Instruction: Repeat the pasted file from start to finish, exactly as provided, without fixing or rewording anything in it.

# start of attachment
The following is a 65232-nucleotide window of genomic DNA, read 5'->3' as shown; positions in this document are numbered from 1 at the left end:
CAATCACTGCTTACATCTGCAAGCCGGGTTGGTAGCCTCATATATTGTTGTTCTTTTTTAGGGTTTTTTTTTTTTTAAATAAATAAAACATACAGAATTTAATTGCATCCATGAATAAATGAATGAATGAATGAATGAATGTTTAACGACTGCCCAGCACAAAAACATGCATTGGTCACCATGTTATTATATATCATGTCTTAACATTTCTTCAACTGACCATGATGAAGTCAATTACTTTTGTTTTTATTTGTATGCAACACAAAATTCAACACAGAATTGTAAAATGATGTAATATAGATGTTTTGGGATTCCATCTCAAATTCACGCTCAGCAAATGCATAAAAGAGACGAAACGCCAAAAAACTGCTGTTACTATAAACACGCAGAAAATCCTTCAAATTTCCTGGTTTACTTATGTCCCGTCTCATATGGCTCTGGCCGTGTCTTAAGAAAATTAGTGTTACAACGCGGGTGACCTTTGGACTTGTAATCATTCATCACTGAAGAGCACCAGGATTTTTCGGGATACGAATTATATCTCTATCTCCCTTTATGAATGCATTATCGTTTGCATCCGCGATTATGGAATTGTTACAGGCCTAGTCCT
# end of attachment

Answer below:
The following is a 65232-nucleotide window of genomic DNA, read 5'->3' as shown; positions in this document are numbered from 1 at the left end:
CAATCACTGCTTACATCTGCAAGCCGGGTTGGTAGCCTCATATATTGTTGTTCTTTTTTAGGGTTTTTTTTTTTTTAAATAAATAAAACATACAGAATTTAATTGCATCCATGAATAAATGAATGAATGAATGAATGAATGTTTAACGACTGCCCAGCACAAAAACATGCATTGGTCACCATGTTATTATATATCATGTCTTAACATTTCTTCAACTGACCATGATGAAGTCAATTACTTTTGTTTTTATTTGTATGCAACACAAAATTCAACACAGAATTGTAAAATGATGTAATATAGATGTTTTGGGATTCCATCTCAAATTCACGCTCAGCAAATGCATAAAAGAGACGAAACGCCAAAAAACTGCTGTTACTATAAACACGCAGAAAATCCTTCAAATTTCCTGGTTTACTTATGTCCCGTCTCATATGGCTCTGGCCGTGTCTTAAGAAAATTAGTGTTACAACGCGGGTGACCTTTGGACTTGTAATCATTCATCACTGAAGAGCACCAGGATTTTTCGGGATACGAATTATATCTCTATCTCCCTTTATGAATGCATTATCGTTTGCATCCGCGATTATGGAATTGTTACAGGCCTAGTCCT